asanaṃ paññāyati. Vinaya Texts i.39, n.2, reads āsanaṃ, and translates tentatively, “a seat for him is there.” Vin-a.821 says, “a meal left unfinished means ‘he is satisfied’ … it is to be seen (dissati).”
hatthapāse ṭhito. Vin-a.821, “if, taking enough of the meal offered, the donor comes to be in a place distant two and a half cubits (from him)”; cf. above, BD.2.200, n.1.
abhiharati—i.e., the donor or benefactor, dāyaka, offers him food with a gesture. Buddhaghosa at Vin-a.821, Vin-a.825 takes “standing within a reach of the hand” and “he asks (him)” as separate items, while at Vin-a.822 he says that in five ways is an offer or invitation, pavāraṇā, to be seen (or is apparent, visible), and then he enumerates the five occurring in this paragraph.
paṭikkhepo paññāyati. The monk refuses what was offered by a gesture or by voice. This is called “being satisfied” according to the fifth of the ways given at Vin-a.822. See preceding note, and also BD.2.326, n.2.
anatiritta—i.e., if the following means have not been carried out.
akappiyakataṃ hoti. Kata in this and the following phrases is comparable in meaning to the atirittaṃ kātabbaṃ above.
appaṭiggahitakataṃ hoti—i.e., by the monk (Vin-a.829).
anuccāritakataṃ hoti. Vin-a.829 says kappiyaṃ kārāpetuṃ āgatena bhikkhunā īsakaṃ pi anukkhittaṃ vā anapanāmitaṃ vā kataṃ.
Vin-a.829, to make it allowable is done by standing beyond the reach of the hand of one coming in.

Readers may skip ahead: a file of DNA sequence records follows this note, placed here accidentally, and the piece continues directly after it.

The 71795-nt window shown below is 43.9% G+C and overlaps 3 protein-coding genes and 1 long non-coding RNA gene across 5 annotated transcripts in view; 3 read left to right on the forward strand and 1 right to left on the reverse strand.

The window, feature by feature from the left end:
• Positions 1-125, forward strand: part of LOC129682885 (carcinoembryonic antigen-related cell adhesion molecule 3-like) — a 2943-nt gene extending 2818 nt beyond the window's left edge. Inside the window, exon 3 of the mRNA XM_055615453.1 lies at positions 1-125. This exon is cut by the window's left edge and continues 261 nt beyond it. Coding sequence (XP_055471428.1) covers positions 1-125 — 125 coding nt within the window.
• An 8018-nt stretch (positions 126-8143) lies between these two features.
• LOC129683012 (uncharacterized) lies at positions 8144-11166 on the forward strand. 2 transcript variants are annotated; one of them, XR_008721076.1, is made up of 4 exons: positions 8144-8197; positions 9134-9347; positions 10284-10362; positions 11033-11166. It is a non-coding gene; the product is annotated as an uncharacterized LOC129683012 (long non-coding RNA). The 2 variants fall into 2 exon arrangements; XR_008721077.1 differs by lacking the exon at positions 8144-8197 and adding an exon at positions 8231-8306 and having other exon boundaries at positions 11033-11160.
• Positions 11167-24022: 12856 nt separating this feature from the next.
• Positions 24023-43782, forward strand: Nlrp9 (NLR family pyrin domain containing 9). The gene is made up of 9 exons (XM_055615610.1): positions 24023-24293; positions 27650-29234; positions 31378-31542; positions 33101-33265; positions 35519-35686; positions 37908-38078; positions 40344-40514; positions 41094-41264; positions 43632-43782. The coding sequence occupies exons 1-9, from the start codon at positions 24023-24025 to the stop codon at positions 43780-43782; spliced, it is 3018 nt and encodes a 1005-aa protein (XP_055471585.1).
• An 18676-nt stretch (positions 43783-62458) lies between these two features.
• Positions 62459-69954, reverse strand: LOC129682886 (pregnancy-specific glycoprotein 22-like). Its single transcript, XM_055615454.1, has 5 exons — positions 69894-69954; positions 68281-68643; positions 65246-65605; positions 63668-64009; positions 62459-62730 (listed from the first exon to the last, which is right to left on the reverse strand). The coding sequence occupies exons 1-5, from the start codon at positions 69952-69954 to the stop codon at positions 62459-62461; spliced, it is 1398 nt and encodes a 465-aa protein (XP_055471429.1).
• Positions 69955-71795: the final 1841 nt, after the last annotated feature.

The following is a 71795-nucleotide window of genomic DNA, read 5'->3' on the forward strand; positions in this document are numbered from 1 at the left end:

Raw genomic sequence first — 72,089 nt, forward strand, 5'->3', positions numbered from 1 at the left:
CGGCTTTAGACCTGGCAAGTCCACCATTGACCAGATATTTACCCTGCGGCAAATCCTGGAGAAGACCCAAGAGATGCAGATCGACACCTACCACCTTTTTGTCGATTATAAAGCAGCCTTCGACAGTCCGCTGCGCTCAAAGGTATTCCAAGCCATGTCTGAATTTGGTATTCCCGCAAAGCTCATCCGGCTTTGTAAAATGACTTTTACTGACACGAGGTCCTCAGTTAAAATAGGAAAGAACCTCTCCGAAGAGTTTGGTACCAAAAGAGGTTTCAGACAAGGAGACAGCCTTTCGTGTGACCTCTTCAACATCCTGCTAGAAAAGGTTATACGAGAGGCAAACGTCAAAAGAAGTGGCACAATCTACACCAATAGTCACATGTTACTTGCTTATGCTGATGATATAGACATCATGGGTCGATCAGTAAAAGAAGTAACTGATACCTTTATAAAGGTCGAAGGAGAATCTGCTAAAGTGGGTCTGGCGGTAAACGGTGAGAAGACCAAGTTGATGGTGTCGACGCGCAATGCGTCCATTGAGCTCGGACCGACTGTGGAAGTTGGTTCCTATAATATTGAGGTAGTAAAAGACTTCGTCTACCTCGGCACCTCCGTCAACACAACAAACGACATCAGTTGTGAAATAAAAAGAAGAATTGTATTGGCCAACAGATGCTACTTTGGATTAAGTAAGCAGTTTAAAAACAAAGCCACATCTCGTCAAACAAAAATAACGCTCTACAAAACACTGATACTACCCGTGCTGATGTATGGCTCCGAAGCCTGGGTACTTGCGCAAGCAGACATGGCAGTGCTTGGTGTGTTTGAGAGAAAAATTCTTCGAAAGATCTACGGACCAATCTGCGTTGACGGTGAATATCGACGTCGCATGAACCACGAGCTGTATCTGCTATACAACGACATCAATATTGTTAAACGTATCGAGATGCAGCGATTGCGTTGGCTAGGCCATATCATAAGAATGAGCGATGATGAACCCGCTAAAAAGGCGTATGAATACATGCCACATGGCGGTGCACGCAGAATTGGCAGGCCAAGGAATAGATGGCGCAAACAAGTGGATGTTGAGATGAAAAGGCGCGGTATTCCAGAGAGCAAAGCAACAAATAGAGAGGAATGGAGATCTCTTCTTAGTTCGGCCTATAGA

abhuttāvinā kataṃ hoti. Vin-a.829 says that whoever saying, ‘This is enough,’ makes it left over, it is made (allowable) by one who has not eaten (though) a sufficient meal was offered.
Vin-a.829 says, by the seven Vinaya acts that which is left over is not made allowable, rather than that not left over by an ill monk; but both should be called ‘not left over.’
yāmakālika. Pali-English Dictionary gives “of a restricted time … (literally) only for one watch of the night.” Vinaya Texts ii.144 render, “till the first watch of the night,” but had “first” been specially meant surely paṭhamayāma would have been used. Vin-a.839 (on Bu-Pc.38) says this term means “until the last watch of the night.” Vinaya Texts ii.144 also states that yāmakālika “refers to certain medicines; see Mahāvagga VI. 1, 5.” (Kd.6.1.5) These five standard medicines apparently could be eaten at night, since they did not count as ordinary forms of nutriment (na ca oḷāriko āhāro paññādyati), Vin.1.199. The relations of yāmakālika and the next two: sattāhakālika, yāvajīvika, are discussed at Vin.1.251 with the addition of yāvākālika, temporary (shorter than yāmakālika).
yāvajīvika. Vinaya Texts ii.144, n.4, says, “what this refers to is unknown to us.” I think it may refer to the different kinds of roots and other things allowed as medicines, and which could be stored up for life, yāvajīvam, Vin.1.201. Vin-a.833, quoting this Vinaya passage (Vin.1.201), says that these roots are called in the text yāvajīvikaṃ. They apparently did not deteriorate with keeping, and so could be kept during a life-time.
odana. Vin-a.822 says odana is sāḷi (rice), vīhi (paddy, rice), yava (corn, barley), godhūma (wheat), kaṅgu (millet), varaka (a bean), kudrūsaka (perhaps rye, see Dialogues of the Buddha 3. 70, n.1)—i.e., the seven kinds of grain, dhañña. At Vin.4.264 these seven appear in definition of āmakadhañña, grain in its raw, uncooked state. Cf. DN-a.78, BD.1.83, n.4. Vin-a.822 defines all these grains.
kummāsa. Vin-a.823 says that it is yavehi katakummāso, a junket made with barley; see yava in previous note.
sati paccaye. Vin-a.831 says that if he is thirsty and makes use of the food to be eaten during the periods mentioned above, for the sake of slaking his thirst, or if he has a pain that could be eased, and uses these foods for that purpose, there is no offence.